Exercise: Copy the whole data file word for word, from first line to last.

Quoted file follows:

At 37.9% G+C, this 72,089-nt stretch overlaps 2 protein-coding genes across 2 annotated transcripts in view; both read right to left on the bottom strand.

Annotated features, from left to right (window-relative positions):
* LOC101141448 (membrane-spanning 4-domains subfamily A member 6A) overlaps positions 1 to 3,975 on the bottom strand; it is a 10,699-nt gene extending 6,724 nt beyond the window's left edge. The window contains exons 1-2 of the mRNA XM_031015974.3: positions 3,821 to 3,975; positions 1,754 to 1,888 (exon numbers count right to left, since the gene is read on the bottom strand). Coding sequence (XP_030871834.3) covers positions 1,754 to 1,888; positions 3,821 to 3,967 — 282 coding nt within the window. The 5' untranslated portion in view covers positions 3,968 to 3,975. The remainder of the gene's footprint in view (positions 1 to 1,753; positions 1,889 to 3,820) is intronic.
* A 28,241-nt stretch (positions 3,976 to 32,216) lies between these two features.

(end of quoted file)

At 37.9% G+C, this 72,089-nt stretch overlaps 2 protein-coding genes across 2 annotated transcripts in view; both read right to left on the bottom strand.

Annotated features, from left to right (window-relative positions):
* LOC101141448 (membrane-spanning 4-domains subfamily A member 6A) overlaps positions 1 to 3,975 on the bottom strand; it is a 10,699-nt gene extending 6,724 nt beyond the window's left edge. The window contains exons 1-2 of the mRNA XM_031015974.3: positions 3,821 to 3,975; positions 1,754 to 1,888 (exon numbers count right to left, since the gene is read on the bottom strand). Coding sequence (XP_030871834.3) covers positions 1,754 to 1,888; positions 3,821 to 3,967 — 282 coding nt within the window. The 5' untranslated portion in view covers positions 3,968 to 3,975. The remainder of the gene's footprint in view (positions 1 to 1,753; positions 1,889 to 3,820) is intronic.
* A 28,241-nt stretch (positions 3,976 to 32,216) lies between these two features.